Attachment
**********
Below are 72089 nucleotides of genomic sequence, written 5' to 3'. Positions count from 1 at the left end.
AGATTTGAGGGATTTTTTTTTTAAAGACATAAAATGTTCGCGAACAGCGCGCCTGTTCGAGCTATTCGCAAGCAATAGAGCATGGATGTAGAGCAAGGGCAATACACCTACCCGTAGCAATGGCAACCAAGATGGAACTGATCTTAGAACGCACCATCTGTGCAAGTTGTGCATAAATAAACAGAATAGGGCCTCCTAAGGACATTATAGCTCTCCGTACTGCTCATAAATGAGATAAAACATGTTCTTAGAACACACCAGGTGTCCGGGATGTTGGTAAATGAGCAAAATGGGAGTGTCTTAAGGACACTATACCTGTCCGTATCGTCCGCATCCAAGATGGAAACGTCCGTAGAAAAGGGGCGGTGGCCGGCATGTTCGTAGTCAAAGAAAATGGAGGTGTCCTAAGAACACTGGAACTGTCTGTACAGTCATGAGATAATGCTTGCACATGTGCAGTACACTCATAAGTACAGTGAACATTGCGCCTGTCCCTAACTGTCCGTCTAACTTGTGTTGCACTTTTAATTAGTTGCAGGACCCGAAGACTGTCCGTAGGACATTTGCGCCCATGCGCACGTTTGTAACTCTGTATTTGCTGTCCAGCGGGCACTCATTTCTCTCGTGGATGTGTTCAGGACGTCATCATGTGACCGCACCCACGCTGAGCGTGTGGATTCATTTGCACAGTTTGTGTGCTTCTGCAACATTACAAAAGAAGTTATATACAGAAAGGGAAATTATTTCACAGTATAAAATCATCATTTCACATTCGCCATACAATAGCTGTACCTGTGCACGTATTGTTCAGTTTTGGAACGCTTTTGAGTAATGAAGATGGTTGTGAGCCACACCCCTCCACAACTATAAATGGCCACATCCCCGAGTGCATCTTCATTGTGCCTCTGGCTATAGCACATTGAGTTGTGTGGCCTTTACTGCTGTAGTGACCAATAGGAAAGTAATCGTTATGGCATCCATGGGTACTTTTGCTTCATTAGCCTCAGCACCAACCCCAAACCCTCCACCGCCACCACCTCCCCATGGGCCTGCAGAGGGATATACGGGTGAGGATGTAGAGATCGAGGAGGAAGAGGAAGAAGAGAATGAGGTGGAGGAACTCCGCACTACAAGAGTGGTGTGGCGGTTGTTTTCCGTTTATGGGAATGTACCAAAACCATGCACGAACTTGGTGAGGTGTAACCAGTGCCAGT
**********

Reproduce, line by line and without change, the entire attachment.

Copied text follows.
Below are 72089 nucleotides of genomic sequence, written 5' to 3'. Positions count from 1 at the left end.
AGATTTGAGGGATTTTTTTTTTAAAGACATAAAATGTTCGCGAACAGCGCGCCTGTTCGAGCTATTCGCAAGCAATAGAGCATGGATGTAGAGCAAGGGCAATACACCTACCCGTAGCAATGGCAACCAAGATGGAACTGATCTTAGAACGCACCATCTGTGCAAGTTGTGCATAAATAAACAGAATAGGGCCTCCTAAGGACATTATAGCTCTCCGTACTGCTCATAAATGAGATAAAACATGTTCTTAGAACACACCAGGTGTCCGGGATGTTGGTAAATGAGCAAAATGGGAGTGTCTTAAGGACACTATACCTGTCCGTATCGTCCGCATCCAAGATGGAAACGTCCGTAGAAAAGGGGCGGTGGCCGGCATGTTCGTAGTCAAAGAAAATGGAGGTGTCCTAAGAACACTGGAACTGTCTGTACAGTCATGAGATAATGCTTGCACATGTGCAGTACACTCATAAGTACAGTGAACATTGCGCCTGTCCCTAACTGTCCGTCTAACTTGTGTTGCACTTTTAATTAGTTGCAGGACCCGAAGACTGTCCGTAGGACATTTGCGCCCATGCGCACGTTTGTAACTCTGTATTTGCTGTCCAGCGGGCACTCATTTCTCTCGTGGATGTGTTCAGGACGTCATCATGTGACCGCACCCACGCTGAGCGTGTGGATTCATTTGCACAGTTTGTGTGCTTCTGCAACATTACAAAAGAAGTTATATACAGAAAGGGAAATTATTTCACAGTATAAAATCATCATTTCACATTCGCCATACAATAGCTGTACCTGTGCACGTATTGTTCAGTTTTGGAACGCTTTTGAGTAATGAAGATGGTTGTGAGCCACACCCCTCCACAACTATAAATGGCCACATCCCCGAGTGCATCTTCATTGTGCCTCTGGCTATAGCACATTGAGTTGTGTGGCCTTTACTGCTGTAGTGACCAATAGGAAAGTAATCGTTATGGCATCCATGGGTACTTTTGCTTCATTAGCCTCAGCACCAACCCCAAACCCTCCACCGCCACCACCTCCCCATGGGCCTGCAGAGGGATATACGGGTGAGGATGTAGAGATCGAGGAGGAAGAGGAAGAAGAGAATGAGGTGGAGGAACTCCGCACTACAAGAGTGGTGTGGCGGTTGTTTTCCGTTTATGGGAATGTACCAAAACCATGCACGAACTTGGTGAGGTGTAACCAGTGCCAGT